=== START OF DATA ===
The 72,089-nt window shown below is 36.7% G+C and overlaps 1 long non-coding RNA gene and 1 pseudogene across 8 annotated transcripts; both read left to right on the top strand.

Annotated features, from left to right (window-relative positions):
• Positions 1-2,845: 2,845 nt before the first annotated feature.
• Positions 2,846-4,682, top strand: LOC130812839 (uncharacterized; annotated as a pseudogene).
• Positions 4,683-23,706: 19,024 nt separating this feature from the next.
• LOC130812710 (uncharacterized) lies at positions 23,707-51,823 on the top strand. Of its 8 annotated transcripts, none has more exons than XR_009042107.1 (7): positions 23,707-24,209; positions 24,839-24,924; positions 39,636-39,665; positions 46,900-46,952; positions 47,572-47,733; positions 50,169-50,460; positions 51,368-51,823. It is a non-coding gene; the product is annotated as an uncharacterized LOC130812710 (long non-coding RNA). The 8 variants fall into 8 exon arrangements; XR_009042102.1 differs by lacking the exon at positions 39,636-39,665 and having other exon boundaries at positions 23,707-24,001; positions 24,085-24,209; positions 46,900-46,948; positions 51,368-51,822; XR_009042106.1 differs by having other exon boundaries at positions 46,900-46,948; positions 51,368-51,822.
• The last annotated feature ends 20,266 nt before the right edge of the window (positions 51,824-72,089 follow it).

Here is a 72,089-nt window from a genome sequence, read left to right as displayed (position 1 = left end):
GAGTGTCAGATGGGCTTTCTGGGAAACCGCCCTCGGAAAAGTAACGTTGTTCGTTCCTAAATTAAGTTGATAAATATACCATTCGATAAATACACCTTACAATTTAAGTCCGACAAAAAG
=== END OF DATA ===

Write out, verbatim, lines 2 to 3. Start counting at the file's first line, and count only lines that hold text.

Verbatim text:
Annotated features, from left to right (window-relative positions):
• Positions 1-2,845: 2,845 nt before the first annotated feature.